Specific short-term savings, sometimes called sinking funds, can change your financial life. We often talk about the big three first steps in a financial plan: emergency funds, paying down debt, and saving and/or investing. They’re all important. But once you’ve moved past the urgency of past-due bills and nothing in the bank, you’re ready for the next step in your financial journey: short-term savings.
Creating separate savings for “not-emergency” expenses is the single thing that made the biggest change in my financial life. It will change your life, too.
Short-term savings are money that you’ve put aside for spending that you know is going to happen in the near-ish future. How you define near-ish is up to you, but generally we’re looking at anywhere between next month and a couple of years. The idea is that when the expense happens, you have the money ready and waiting to be spent. This is so much better than wondering how you’ll pay for new tennis shoes or new technology or new tires.
What Kinds of Short-Term Savings Should I Have?
If you can reasonably guess that you’ll need to spend it in the next year or three, it makes sense to have a sinking fund. You probably can’t fund them all at once, so pick the ones that are the biggest, or the most likely to happen. Or just pick. Every step is a good step.
Here are some ideas to get you started, in no particular order:
- Christmas costs
- permanent change of station/moving expenses
- new phones/computers
- back-to-school costs
- utilities if they vary a lot across the year
- health care expenses
- clothes and shoes
- personal property taxes
- vehicle repairs
- kids’ activities
- charitable giving
- Swim club membership
- pets/pet expenses
- musical instruments
- anything you pay annually
- school expenses
- house down payment
- promotion party
- new car
- summer camp
- gaming equipment
How Much Do I Save?
Ah, this is a tricky question. In a perfect world, you have enough money to fill up every single category. But honestly, if you had that much money, you might not be worried about short-term savings at all.
In the real world, how much you’ll save depends on what kind of expenses you’re saving for. Is it a one-time thing, like a wedding, or an ongoing but variable expense like uniforms? For variable expenses, guesstimate how much you will spend in a year, and divide by 12. Each month, move that much money into that account. For one-time expenses, divide the amount of money you’ll need by the number of months until the expense occurs.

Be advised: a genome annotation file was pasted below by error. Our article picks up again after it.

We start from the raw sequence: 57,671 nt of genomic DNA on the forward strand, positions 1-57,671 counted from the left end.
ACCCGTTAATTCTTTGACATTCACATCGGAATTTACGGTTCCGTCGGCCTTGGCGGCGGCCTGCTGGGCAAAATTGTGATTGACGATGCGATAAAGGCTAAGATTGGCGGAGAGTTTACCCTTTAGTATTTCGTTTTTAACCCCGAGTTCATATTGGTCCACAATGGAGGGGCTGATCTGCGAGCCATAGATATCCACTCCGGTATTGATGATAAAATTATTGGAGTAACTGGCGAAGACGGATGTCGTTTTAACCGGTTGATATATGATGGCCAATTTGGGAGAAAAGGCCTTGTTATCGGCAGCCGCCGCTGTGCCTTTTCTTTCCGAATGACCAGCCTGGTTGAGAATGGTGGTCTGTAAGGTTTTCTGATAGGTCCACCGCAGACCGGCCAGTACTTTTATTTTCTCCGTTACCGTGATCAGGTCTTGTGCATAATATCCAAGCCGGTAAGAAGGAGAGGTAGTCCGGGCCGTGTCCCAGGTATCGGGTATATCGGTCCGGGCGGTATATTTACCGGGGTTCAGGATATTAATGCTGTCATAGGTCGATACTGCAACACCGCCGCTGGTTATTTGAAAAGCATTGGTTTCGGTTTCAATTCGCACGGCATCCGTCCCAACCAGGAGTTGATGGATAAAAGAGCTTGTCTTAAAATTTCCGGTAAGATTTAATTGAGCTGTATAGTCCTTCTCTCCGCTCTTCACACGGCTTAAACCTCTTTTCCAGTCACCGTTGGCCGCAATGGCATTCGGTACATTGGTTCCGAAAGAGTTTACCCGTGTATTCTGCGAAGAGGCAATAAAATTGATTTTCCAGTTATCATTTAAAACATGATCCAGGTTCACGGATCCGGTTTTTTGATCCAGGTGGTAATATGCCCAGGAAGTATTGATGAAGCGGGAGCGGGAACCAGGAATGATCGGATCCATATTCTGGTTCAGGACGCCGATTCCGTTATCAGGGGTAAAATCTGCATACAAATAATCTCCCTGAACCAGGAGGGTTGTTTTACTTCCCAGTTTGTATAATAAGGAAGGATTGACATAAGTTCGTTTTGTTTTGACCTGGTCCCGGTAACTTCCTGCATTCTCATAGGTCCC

Where Do I Keep My Short-Term Savings?
The best place to keep your short-term savings is going to depend on your personal habits and your ability to keep your money straight.
When I was younger, and money was tight, I kept my special savings in an entirely different bank. The closest branch was across town, and this was before internet banking. If I wanted access to my money, I had to physically drive to the bank, when they were open, and go into the branch. Now that I’m a little more disciplined, I keep it in my regular credit union. You do what works best for you!
How Do I Organize My Short-Term Savings?
There are a couple of different methods for organizing your short-term savings. I think I’ve tried them all. We’ve done cash in physical envelopes. I’ve tracked one bank account into multiple sub-accounts with a paper ledger. We’ve used a spreadsheet to track sub-funds within an account. Now I use actually different savings accounts…thank you, Navy Federal. It’s slightly crazy to have 10 bank accounts, but it works for me!
What Happens When An Account Doesn’t Have Enough Money For An Expense?
When you’re first getting started, this is going to happen occasionally. It’s OK. When you don’t have enough money to pay for an expense that is supposed to come out of your short-term savings, then you need to backtrack just a little. How would you have paid for that expenses before you started using short-term savings? What’s the best of your available options? Can you borrow, temporarily, from another account? Or cut back on a regular expense this month? If it’s really important, you might want a short-term loan from your branch’s relief society or maybe even put it on a credit card. Deal with this little setback, and then keep moving forward.
Creating and funding these short-term savings accounts will truly change your financial life. With the savings already allocated, it’s no big deal when your car needs new brakes, or your son needs new baseball cleats. If you’ve already conquered emergency funds and paying off debt, make this your next step!
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